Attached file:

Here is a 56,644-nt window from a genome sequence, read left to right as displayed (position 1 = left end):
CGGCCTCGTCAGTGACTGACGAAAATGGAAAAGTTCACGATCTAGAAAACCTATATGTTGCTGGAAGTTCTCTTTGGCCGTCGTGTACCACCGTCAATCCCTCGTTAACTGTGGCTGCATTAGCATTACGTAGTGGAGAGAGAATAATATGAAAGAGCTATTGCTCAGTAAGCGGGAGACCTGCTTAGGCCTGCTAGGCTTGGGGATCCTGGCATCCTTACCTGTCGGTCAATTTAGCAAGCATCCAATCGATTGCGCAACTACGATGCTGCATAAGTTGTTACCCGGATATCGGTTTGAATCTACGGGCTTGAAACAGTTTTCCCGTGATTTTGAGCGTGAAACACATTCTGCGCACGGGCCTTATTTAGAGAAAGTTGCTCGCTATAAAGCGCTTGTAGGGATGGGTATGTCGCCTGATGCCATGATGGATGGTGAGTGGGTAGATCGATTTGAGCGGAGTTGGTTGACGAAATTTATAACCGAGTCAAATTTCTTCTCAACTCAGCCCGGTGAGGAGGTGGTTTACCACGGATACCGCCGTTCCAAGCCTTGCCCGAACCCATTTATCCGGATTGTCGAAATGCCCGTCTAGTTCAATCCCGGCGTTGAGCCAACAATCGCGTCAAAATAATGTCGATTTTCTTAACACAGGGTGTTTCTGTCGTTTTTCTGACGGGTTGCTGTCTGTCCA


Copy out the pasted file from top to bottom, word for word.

Here is a 56,644-nt window from a genome sequence, read left to right as displayed (position 1 = left end):
CGGCCTCGTCAGTGACTGACGAAAATGGAAAAGTTCACGATCTAGAAAACCTATATGTTGCTGGAAGTTCTCTTTGGCCGTCGTGTACCACCGTCAATCCCTCGTTAACTGTGGCTGCATTAGCATTACGTAGTGGAGAGAGAATAATATGAAAGAGCTATTGCTCAGTAAGCGGGAGACCTGCTTAGGCCTGCTAGGCTTGGGGATCCTGGCATCCTTACCTGTCGGTCAATTTAGCAAGCATCCAATCGATTGCGCAACTACGATGCTGCATAAGTTGTTACCCGGATATCGGTTTGAATCTACGGGCTTGAAACAGTTTTCCCGTGATTTTGAGCGTGAAACACATTCTGCGCACGGGCCTTATTTAGAGAAAGTTGCTCGCTATAAAGCGCTTGTAGGGATGGGTATGTCGCCTGATGCCATGATGGATGGTGAGTGGGTAGATCGATTTGAGCGGAGTTGGTTGACGAAATTTATAACCGAGTCAAATTTCTTCTCAACTCAGCCCGGTGAGGAGGTGGTTTACCACGGATACCGCCGTTCCAAGCCTTGCCCGAACCCATTTATCCGGATTGTCGAAATGCCCGTCTAGTTCAATCCCGGCGTTGAGCCAACAATCGCGTCAAAATAATGTCGATTTTCTTAACACAGGGTGTTTCTGTCGTTTTTCTGACGGGTTGCTGTCTGTCCA